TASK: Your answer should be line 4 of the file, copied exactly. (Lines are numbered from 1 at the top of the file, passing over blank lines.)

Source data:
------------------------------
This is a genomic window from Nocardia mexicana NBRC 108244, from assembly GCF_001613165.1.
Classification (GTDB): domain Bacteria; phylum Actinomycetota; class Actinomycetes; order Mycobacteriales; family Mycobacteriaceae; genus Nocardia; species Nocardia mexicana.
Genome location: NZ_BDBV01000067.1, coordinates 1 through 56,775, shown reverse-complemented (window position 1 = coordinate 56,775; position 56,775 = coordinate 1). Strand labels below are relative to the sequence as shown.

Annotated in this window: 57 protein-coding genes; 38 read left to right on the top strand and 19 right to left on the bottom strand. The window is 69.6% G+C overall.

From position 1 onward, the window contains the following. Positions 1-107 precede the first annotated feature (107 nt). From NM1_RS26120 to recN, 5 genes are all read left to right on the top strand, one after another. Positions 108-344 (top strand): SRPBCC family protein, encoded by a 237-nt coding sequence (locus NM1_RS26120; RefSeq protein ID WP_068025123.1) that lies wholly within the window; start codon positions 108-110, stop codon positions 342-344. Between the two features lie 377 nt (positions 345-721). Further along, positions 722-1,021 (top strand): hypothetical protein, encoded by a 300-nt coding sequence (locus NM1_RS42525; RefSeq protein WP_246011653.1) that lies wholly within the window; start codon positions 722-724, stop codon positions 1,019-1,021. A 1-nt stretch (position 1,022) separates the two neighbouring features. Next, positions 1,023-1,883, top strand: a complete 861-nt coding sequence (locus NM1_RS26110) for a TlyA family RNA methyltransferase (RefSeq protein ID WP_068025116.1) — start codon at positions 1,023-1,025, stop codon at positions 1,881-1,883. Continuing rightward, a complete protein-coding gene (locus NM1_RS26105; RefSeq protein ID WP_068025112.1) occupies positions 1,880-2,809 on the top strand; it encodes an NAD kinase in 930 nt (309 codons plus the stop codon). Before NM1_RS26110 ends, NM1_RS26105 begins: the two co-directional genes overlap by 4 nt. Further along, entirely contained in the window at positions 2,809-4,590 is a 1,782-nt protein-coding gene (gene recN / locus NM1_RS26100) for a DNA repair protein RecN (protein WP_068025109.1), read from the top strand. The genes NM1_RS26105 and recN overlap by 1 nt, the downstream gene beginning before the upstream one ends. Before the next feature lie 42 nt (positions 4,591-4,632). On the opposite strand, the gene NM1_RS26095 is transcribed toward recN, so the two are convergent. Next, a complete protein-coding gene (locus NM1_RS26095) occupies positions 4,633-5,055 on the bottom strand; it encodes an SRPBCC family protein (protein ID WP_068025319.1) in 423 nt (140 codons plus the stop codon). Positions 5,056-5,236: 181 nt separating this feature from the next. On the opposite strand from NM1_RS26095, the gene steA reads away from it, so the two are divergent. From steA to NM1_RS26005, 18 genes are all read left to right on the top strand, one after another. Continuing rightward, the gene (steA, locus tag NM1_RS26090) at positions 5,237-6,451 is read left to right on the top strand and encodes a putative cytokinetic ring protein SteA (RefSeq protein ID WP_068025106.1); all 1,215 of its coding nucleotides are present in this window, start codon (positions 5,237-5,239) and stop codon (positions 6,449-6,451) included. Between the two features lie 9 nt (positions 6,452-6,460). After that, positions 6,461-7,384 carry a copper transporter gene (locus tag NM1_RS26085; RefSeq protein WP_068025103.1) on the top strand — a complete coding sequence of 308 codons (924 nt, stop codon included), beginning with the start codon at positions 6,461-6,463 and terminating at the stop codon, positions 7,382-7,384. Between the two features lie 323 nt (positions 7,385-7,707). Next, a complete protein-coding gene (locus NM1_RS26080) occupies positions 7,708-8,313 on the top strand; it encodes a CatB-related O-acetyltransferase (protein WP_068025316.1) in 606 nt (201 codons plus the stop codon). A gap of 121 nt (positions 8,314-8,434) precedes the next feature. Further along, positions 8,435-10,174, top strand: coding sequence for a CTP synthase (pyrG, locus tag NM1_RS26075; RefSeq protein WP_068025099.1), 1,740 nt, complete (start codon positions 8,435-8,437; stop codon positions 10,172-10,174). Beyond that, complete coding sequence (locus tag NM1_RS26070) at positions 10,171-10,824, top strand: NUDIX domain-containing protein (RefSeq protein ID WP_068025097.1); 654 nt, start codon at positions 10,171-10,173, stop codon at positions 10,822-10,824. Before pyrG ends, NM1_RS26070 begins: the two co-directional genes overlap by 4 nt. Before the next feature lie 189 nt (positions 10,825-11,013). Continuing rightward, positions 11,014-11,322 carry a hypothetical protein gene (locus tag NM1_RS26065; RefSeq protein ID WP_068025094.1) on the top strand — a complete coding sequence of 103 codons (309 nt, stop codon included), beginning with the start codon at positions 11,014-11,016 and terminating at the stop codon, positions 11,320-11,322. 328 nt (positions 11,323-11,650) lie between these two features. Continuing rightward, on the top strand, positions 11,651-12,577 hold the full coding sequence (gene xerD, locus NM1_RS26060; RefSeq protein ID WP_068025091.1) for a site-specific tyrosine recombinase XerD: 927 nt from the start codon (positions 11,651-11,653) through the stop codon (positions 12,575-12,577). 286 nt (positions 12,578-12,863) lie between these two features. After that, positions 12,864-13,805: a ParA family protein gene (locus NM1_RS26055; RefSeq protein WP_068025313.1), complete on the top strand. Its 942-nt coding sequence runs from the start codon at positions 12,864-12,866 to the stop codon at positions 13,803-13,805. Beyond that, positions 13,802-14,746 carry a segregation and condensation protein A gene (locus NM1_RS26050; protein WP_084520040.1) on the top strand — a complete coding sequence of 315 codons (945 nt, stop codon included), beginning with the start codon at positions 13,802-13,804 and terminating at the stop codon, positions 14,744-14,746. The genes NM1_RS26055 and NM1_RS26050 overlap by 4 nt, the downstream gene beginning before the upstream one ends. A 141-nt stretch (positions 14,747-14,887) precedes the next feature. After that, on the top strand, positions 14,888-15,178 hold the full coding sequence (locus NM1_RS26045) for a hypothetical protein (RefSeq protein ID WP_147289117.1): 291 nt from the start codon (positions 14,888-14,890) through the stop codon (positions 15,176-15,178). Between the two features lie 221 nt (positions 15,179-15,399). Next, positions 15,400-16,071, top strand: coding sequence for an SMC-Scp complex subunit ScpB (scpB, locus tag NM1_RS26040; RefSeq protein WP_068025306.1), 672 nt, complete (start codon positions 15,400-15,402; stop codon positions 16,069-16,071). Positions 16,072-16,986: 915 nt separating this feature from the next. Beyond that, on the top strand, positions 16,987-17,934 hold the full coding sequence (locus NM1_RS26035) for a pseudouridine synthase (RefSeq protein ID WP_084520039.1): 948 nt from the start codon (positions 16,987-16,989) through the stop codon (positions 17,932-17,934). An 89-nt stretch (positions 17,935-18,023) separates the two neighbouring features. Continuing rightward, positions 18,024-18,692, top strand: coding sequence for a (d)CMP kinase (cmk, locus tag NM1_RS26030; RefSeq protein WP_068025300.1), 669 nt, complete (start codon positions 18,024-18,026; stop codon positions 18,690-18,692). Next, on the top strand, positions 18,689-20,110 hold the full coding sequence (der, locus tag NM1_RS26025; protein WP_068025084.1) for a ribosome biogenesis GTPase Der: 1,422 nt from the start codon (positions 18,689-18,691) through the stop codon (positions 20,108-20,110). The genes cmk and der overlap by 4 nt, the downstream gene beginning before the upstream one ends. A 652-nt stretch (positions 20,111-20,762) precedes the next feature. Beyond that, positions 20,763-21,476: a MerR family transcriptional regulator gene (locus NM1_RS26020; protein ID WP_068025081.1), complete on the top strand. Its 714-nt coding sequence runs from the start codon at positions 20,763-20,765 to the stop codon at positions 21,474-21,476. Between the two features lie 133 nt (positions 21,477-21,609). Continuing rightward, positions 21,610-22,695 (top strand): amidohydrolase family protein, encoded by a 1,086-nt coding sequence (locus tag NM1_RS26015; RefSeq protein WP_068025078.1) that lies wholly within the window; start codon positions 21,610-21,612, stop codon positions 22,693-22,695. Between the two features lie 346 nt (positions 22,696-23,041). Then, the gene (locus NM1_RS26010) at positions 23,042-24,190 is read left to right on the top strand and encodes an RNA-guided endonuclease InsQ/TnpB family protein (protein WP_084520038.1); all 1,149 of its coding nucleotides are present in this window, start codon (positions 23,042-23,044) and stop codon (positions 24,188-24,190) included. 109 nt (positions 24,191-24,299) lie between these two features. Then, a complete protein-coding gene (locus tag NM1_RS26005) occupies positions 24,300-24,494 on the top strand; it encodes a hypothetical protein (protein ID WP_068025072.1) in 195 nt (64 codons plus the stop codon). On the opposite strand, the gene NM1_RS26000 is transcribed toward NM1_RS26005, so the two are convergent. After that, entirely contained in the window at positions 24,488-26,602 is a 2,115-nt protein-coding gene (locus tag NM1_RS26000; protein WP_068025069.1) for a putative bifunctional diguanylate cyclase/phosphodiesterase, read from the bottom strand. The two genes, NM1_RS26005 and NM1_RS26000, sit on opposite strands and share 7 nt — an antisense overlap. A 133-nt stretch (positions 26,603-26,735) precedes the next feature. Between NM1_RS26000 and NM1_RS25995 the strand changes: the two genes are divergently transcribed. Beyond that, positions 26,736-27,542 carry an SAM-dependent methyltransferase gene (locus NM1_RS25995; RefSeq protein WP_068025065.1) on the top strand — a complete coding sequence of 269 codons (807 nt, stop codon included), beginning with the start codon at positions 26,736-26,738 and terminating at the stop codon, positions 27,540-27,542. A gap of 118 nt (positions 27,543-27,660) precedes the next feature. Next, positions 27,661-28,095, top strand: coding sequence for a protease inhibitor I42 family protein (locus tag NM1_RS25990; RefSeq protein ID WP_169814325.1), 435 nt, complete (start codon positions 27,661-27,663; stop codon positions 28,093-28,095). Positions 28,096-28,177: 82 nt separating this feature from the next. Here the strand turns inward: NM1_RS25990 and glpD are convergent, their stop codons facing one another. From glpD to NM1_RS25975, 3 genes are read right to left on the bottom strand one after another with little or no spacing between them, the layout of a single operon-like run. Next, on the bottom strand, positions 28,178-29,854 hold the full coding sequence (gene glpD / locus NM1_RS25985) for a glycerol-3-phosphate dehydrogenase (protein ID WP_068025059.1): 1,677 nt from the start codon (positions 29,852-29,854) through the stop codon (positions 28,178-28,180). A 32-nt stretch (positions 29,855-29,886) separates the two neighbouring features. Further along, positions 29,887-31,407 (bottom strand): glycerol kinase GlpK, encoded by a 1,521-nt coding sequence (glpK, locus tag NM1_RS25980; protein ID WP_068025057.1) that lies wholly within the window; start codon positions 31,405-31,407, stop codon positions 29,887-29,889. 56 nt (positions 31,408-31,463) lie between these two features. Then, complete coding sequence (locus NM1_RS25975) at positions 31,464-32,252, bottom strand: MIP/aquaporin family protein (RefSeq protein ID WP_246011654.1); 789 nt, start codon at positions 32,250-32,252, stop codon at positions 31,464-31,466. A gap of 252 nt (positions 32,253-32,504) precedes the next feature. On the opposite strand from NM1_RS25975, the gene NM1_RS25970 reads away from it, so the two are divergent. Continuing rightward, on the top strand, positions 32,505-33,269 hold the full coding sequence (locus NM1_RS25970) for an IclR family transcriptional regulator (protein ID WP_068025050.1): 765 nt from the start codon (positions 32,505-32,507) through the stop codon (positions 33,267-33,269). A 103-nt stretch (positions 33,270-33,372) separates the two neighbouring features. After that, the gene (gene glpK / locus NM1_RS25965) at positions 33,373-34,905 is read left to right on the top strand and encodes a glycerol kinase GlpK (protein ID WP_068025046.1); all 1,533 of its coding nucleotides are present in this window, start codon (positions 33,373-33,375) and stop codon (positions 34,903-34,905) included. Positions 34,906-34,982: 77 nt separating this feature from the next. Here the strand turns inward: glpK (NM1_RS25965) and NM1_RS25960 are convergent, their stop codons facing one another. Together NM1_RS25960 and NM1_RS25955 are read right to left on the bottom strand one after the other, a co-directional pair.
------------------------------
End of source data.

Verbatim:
Annotated in this window: 57 protein-coding genes; 38 read left to right on the top strand and 19 right to left on the bottom strand. The window is 69.6% G+C overall.